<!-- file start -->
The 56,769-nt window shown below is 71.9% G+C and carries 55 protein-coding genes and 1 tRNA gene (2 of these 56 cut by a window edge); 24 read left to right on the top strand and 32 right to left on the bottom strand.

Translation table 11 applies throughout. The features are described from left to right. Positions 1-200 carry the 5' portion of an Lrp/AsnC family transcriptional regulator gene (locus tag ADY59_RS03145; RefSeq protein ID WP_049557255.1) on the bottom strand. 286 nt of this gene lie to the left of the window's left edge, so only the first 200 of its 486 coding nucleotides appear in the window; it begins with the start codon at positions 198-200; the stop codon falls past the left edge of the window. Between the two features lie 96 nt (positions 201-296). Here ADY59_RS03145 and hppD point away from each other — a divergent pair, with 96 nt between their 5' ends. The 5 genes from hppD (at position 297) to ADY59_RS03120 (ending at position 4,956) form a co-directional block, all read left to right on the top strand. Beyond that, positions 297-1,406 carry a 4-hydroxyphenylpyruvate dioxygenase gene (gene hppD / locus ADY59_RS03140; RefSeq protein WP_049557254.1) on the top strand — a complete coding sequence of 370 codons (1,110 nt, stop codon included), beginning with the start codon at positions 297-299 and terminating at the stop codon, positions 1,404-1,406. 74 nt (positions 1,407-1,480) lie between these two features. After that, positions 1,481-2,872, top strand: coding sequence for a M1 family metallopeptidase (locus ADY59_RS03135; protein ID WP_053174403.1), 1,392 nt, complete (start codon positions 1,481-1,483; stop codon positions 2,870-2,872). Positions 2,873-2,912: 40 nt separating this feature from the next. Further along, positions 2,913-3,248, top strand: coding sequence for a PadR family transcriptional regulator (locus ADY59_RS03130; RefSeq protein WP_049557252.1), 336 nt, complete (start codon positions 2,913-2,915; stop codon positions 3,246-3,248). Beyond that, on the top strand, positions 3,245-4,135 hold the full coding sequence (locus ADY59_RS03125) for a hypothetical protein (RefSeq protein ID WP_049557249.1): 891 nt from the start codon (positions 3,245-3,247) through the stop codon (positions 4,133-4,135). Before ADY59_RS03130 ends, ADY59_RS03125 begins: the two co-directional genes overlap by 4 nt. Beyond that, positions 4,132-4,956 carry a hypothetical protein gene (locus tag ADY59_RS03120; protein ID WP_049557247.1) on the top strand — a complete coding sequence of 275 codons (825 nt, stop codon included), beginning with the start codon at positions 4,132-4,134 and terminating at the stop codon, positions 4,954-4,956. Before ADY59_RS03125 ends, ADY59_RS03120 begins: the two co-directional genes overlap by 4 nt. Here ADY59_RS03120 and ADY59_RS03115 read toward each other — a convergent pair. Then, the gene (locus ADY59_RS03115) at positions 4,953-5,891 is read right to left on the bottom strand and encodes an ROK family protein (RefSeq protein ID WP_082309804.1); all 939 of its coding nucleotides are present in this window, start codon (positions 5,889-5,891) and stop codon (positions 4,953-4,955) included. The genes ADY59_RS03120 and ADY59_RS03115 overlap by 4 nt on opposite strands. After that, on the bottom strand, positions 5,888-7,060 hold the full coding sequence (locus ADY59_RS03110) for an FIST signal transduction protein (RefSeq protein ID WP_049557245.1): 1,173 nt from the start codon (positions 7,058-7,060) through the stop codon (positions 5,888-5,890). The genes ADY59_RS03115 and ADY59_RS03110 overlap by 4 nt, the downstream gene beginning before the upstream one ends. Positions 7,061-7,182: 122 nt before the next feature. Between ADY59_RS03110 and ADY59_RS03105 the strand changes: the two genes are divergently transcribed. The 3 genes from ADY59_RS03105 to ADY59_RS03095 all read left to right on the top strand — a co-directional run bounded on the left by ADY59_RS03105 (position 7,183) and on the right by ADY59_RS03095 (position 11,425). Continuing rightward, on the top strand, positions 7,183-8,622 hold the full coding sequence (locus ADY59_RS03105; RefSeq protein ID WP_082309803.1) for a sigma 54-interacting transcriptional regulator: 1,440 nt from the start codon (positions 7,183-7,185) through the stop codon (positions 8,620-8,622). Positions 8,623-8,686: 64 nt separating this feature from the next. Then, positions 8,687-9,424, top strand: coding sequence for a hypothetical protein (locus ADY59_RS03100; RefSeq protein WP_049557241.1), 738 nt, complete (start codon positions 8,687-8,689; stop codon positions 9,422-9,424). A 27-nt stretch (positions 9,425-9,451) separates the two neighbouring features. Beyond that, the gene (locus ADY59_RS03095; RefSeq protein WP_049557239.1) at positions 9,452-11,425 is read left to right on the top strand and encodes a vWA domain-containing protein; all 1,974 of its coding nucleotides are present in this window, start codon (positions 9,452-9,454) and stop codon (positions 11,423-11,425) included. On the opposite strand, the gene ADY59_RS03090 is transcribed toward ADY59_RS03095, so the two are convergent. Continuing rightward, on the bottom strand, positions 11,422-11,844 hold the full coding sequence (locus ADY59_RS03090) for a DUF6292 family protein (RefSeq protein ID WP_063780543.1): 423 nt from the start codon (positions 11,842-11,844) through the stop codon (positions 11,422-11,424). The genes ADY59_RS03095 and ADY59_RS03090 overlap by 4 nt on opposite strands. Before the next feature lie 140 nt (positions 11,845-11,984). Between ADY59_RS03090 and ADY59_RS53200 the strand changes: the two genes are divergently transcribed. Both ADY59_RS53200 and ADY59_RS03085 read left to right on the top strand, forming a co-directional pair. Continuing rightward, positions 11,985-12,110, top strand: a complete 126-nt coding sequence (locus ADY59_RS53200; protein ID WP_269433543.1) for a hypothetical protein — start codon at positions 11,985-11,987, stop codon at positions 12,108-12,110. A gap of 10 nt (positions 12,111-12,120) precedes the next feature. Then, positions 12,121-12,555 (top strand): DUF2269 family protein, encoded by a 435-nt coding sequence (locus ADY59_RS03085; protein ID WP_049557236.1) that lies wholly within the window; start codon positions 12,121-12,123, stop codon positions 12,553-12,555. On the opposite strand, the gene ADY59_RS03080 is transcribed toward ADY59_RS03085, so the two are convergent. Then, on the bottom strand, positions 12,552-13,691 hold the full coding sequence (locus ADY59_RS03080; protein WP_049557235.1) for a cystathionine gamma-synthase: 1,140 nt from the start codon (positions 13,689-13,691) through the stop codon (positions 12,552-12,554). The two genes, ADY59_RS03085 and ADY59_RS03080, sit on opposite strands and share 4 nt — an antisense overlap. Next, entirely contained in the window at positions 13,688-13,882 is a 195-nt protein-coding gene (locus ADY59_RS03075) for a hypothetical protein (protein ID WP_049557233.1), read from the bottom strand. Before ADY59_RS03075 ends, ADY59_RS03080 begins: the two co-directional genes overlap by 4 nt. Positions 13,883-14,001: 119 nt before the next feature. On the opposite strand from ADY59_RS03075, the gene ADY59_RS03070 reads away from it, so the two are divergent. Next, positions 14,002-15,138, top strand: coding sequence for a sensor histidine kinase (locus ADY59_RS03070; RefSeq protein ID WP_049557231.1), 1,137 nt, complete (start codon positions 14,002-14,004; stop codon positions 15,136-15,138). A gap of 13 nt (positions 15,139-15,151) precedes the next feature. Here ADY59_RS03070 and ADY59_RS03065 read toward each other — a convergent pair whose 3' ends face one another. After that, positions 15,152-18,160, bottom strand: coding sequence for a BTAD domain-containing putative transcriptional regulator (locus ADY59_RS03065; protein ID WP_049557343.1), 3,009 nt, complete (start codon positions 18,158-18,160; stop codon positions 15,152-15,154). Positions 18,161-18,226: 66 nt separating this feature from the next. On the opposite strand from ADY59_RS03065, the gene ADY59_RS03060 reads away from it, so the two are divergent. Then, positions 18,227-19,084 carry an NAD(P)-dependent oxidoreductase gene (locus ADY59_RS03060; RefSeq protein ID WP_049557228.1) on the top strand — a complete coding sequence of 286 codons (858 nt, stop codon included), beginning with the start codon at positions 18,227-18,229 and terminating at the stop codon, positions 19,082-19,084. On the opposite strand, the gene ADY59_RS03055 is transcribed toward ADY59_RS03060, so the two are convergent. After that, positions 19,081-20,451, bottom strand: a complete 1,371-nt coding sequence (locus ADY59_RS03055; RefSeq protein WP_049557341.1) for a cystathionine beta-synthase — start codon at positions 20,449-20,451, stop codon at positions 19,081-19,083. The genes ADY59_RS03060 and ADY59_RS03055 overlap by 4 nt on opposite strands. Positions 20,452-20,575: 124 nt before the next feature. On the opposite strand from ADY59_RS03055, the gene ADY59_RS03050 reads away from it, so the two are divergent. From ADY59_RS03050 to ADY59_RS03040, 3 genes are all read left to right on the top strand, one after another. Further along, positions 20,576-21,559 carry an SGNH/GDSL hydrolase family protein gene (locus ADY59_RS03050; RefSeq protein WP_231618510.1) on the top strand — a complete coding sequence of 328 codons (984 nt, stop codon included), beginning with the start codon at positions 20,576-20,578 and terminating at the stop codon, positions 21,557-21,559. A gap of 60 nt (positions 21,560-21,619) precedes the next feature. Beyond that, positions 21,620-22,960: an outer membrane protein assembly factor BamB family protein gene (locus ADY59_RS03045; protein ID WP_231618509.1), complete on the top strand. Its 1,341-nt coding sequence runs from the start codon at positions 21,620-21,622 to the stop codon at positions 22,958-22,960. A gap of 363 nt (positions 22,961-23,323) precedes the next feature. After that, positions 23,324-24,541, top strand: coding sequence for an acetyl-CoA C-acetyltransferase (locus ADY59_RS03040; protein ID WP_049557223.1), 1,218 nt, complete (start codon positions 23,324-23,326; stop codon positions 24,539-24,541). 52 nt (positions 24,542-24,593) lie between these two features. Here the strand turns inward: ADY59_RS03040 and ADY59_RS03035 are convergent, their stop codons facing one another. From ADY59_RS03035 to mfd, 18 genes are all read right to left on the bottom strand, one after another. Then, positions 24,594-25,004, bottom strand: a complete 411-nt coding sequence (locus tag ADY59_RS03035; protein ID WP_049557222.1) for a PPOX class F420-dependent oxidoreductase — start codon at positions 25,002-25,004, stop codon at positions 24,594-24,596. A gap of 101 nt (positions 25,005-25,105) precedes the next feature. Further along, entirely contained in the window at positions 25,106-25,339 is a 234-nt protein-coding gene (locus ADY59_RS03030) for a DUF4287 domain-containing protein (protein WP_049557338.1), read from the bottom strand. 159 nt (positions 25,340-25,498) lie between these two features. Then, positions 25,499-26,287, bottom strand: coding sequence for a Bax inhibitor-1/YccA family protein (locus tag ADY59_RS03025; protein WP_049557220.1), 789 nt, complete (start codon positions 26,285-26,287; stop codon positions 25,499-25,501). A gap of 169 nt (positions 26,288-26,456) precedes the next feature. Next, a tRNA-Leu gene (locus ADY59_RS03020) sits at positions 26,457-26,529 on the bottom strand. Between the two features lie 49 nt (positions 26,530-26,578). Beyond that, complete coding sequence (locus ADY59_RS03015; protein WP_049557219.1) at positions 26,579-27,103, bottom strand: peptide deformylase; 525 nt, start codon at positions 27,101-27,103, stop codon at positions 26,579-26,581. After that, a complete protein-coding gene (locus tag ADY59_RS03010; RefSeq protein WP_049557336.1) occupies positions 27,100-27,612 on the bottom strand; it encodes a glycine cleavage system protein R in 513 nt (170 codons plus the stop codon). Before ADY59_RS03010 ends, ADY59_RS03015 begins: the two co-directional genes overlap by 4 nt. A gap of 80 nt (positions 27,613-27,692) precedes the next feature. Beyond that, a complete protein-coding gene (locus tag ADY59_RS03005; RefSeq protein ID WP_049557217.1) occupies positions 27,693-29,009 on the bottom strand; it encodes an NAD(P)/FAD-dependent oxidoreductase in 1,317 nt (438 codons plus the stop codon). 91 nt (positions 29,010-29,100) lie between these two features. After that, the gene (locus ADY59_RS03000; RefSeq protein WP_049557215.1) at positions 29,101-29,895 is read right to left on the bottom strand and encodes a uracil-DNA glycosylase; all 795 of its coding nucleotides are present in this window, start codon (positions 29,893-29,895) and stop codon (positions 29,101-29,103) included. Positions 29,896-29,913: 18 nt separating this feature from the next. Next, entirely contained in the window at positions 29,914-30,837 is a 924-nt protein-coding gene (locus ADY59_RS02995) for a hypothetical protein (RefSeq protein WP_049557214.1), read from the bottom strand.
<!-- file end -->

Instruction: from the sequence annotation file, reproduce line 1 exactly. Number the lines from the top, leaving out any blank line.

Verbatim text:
The 56,769-nt window shown below is 71.9% G+C and carries 55 protein-coding genes and 1 tRNA gene (2 of these 56 cut by a window edge); 24 read left to right on the top strand and 32 right to left on the bottom strand.